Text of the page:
By Jim Ewers
The behavior of some Black males has always been called into question. Adjectives like intimidating, aggressive and rude have been labels that have been affixed to us for as long as I can remember. It seems at times in today’s one-strike-and-you’re-out society that these aforementioned adjectives trump our education and our socio-economic status. It is said by some that no matter the education, the wealth or fame that we as Black men achieve, we are all placed in the same gumbo of indifference. I have often wondered why we carry this cross. Growing up in the South my parents wanted for me what all parents, Black and White, wanted for their children and that was for me to be successful.
This attainment of success was also coupled with a code of civilized behavior. In some ways, I believe, Black parents back in the day thought that appropriate behavior was just as important as being successful. I believe their thinking was that it didn’t matter how successful you were if you didn’t know how to behave. In fact, I am not sure that you can have one without the other. There was really an unspoken rule in my neighborhood that said you represented your family, your neighborhood and yourself. As a result, we wouldn’t just come out and impugn our family’s name. For example, having it said in the neighborhood that you committed some infraction was simply unthinkable. There was a time during my elementary school days that I used some inappropriate language. Word spread in the neighborhood, and I was completely ashamed. It never happened again.
Unfortunately some Black men made some missteps and exercised poor judgment. These errors in principles can be attributed to several factors, some of which are well documented. What has occurred over time is the creation of a negative perception about Black men. So, for far too many people, all Black men are to be feared. While some may disagree, this is what we wake up to each day. The pressure is on to do our best and not to cave into the stereotype of what people think we are. Despite the positive actions and the dignified behavior, there are those who still cast aspersions. Take for example the White woman in the Philadelphia area who said that two Black men kidnapped her and her daughter. The alleged victim gave police a convincing story, and off the media ran with it. I won’t spend a lot of time on this, but what got the media’s attention? Was it the kidnapping or was it that two Black men did it? I will let you answer the question.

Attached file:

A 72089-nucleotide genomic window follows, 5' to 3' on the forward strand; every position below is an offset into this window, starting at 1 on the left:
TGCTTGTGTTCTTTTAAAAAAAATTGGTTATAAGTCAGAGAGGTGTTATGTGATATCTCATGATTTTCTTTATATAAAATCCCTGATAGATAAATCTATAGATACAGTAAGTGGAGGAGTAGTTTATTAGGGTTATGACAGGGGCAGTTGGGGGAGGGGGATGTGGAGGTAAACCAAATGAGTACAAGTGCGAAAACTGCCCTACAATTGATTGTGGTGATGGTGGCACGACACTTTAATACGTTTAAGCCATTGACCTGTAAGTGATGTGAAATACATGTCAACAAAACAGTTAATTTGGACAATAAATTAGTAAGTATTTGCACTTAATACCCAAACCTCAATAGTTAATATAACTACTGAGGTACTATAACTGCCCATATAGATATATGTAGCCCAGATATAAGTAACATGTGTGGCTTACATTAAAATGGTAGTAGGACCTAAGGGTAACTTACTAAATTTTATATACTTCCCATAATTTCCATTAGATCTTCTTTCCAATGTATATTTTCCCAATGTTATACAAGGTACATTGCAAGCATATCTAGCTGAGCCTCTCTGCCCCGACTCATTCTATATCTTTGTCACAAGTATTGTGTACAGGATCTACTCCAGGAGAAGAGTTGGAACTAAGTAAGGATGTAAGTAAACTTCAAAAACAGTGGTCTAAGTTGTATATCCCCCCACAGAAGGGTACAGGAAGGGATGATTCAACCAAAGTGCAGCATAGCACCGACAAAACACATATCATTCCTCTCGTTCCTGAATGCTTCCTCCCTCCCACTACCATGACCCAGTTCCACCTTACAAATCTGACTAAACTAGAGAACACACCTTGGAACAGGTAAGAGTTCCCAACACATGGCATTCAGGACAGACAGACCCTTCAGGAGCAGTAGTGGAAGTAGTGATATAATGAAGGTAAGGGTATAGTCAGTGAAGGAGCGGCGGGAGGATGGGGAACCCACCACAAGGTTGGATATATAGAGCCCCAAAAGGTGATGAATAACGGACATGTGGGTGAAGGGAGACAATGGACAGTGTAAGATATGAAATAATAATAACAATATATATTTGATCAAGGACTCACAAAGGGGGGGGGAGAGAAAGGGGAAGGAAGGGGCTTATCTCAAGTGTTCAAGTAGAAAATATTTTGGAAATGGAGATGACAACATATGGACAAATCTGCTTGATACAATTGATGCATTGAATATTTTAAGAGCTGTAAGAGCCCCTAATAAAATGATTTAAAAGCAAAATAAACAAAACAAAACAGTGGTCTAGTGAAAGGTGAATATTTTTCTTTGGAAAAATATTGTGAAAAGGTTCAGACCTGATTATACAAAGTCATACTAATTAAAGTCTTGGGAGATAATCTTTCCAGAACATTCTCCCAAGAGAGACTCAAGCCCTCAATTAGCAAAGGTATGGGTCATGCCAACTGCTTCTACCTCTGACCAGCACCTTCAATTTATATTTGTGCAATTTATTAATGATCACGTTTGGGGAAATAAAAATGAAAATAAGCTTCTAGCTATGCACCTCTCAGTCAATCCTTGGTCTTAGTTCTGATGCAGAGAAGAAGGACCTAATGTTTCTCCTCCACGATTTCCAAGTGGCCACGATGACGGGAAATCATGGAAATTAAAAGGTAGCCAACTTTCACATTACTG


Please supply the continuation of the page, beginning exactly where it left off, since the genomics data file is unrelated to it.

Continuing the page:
Black parents and grandparents who are raising Black boys face some particular challenges in the new millennium. It seems to me that there should be some “old school” rules implemented. First off, Black boys must know who is in charge, and it is not them. We as parents cannot compromise on discipline. We must be parents and not friends to our male children. Furthermore, we cannot let technology babysit our kids, thinking that the latest gadget will satisfy them. Nothing takes the place of human interaction between parents and children. Black boys need nurturing from their mothers and guidance and discipline from their fathers. You can add more to this equation as I won’t quibble with you. I can remember when your parents said no, and the answer was no! There was no equivocating on the answer no. Black parents back in the day did not have to explain themselves. Go back to the old school!
The expression “it takes a village to raise a child” was practiced back in the day. I was chastised by adults in my neighborhood even before I got home for my transgressions. Obviously the times have changed. We must become more visible in our schools as volunteers. If we want to know what is happening in our schools, then we must go and find out. Put on a school badge and volunteer your time. You will feel good and your child will feel better. The library was a staple in my neighborhood. We must foster and promote reading in our homes. Lastly, but most importantly, we as Black parents must ensure that our boys have a spiritual foundation. Sundays must return to the Sundays of old when we went to church and had dinner together as a family. We can change the prognosis for our Black boys if we go back to the “old school”.